A building described by some as “the most important generator of popular songs in the Western world,” including The Coasters‘ 1958 hit The Brill Building at 1619 Broadway is famous for housing music industry offices and studios where some of the most popular American music tunes were written over the last several decades.
Now, its Read More
On the Market
Related is selling The Monterey, a posh Upper East Side luxury apartment building at 175 East 96th Street, The Commercial Observer has learned.
Sources familiar with the offering said the company hopes to score bids in the $250 to $300 million range for the 29-story tower, which means the firm could snag nearly $575,000 for each of its 522 units.
The announcement came as a surprise to some, as Related built the building in 1993 and has a reputation for hanging on to things.
“I think everybody is surprised when related sells something… they are predominately long-term holders,” the source said. “But I always say that even the best gardens need pruning once in a while, and once every couple of years they sell an asset.”
Vornado has closed on its acquisition of a 50 percent stake in two Upper West Side residential buildings 50 and 70 West 93rd Street in a deal that valued the properties at a little over $100 million.
Vornado is buying the interest from AREA Property Partners, a Manhattan based real estate investment company with interests in several residential and commercial investments both in the city and globally.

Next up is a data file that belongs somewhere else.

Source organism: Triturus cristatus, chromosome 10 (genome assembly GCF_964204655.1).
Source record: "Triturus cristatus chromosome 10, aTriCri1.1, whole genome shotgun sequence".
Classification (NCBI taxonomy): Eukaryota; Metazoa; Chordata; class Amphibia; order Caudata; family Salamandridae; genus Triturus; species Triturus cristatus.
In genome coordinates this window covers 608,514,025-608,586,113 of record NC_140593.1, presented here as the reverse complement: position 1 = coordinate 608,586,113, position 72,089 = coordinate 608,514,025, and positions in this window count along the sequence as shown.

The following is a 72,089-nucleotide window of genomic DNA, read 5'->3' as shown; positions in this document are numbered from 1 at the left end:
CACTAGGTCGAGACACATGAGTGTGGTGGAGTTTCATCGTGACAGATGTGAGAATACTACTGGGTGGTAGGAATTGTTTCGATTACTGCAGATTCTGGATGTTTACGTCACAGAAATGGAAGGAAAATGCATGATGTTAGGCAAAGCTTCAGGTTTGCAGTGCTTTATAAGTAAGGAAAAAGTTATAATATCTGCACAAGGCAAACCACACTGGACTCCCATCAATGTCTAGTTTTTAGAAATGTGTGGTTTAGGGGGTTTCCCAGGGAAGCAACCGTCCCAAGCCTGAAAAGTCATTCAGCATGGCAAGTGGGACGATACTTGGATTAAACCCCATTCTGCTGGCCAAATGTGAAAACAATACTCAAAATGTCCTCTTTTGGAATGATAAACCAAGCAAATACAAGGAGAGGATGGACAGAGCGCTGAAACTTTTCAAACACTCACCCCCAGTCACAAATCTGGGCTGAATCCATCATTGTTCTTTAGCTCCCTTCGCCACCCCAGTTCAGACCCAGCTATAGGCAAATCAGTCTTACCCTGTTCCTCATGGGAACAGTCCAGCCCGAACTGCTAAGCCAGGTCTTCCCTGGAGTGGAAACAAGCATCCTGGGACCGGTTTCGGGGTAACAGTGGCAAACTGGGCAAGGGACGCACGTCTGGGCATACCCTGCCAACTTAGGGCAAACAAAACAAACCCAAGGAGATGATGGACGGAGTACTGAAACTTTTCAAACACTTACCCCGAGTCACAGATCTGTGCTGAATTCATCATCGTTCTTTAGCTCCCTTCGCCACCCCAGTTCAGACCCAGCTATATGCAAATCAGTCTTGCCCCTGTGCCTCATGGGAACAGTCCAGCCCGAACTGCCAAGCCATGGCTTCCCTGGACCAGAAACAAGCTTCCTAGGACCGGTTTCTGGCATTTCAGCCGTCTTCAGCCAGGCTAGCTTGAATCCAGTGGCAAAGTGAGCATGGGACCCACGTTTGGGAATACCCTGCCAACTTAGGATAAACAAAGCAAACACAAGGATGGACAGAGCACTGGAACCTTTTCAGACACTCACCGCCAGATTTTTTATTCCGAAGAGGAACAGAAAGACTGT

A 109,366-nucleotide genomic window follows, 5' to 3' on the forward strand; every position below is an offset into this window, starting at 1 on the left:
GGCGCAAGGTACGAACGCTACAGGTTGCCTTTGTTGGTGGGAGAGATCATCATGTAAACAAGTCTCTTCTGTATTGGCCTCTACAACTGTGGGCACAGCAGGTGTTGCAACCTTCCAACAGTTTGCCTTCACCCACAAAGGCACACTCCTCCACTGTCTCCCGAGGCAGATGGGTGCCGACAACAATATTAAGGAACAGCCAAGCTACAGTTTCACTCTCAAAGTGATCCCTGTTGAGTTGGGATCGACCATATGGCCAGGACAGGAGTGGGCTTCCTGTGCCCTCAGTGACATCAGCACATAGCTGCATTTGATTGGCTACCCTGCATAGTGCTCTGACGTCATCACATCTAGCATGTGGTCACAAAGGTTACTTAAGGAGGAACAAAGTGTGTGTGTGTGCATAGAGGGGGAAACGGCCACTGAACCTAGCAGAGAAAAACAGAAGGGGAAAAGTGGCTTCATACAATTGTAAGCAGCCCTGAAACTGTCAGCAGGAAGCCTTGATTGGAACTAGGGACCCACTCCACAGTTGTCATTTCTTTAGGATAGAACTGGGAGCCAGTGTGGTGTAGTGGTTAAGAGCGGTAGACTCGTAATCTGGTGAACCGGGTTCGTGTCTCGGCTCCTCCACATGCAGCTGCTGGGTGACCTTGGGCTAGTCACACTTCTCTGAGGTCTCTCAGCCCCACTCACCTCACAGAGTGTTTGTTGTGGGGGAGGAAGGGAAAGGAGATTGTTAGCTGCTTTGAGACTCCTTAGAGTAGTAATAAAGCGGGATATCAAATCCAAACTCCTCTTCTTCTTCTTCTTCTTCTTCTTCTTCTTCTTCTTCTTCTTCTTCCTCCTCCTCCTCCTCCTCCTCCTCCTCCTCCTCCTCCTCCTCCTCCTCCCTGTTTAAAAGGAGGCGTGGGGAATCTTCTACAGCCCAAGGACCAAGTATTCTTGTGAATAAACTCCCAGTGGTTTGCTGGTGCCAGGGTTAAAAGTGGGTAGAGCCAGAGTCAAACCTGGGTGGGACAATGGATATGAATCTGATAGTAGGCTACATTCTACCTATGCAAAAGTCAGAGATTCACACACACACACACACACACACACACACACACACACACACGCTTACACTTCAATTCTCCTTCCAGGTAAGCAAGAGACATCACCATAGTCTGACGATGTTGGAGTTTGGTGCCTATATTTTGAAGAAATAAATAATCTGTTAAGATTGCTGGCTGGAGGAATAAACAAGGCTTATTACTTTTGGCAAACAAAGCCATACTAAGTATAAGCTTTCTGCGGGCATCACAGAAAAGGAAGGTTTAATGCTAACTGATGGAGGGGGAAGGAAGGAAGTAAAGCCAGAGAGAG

130 Prince Street, which Waterman Interests and JP Morgan Asset Management-advised investors bought in 2007 for $112 million, has sold to Invesco Real Estate five years later for $140.5 million.
The 88,000-square-foot building is fully-leased and home to tenants M.A.C. Cosmetics, Lacoste and True Religion Jeans, with M.A.C. as the office space tenant.
Tod Waterman, founder and managing member of Waterman Interests, referenced the return that its investors will receive on 130 Prince Street and the firm’s desire to match the results as it continues “to grow the company in the Manhattan office market.”
One summer Friday in 1994, Ron Cohen, one of the top commercial brokers in New York City, picked up the phone in his office at the old Insignia/ESG, a precursor to today’s mega-brokerage CB Richard Ellis. A man named Joseph Chetrit was cold-calling him about a 16-story office building at 19 West 44th Street that Mr. Cohen’s client was selling.
“Sorry,” Mr. Cohen said. “We don’t work with people we don’t know.”
He hung up and went back to work.
Minutes later, three men walked into Mr. Cohen’s office. They were Joseph Chetrit, his father Simon, and his brother Jacques.
“Well, now you know us,” Joseph said matter-of-factly.
Hot on the heels of RXR Realty’s purchase of the Starrett-Lehigh Building for $900 million and the sale of 111 Eighth Avenue to Google for $1.8 billion, Bed Bath & Beyond’s building is on the block.
A partnership of Joseph Chetrit and Yair Levy, spearheaded by Charles Dayan from Bonjour Capital, bought the building for $289.8 million in 2005, according to city records. But with the trendy Chelsea office market enjoying a boom, driven in no small part by the tech bubble, the building could sell for around $500 million, according to some sources.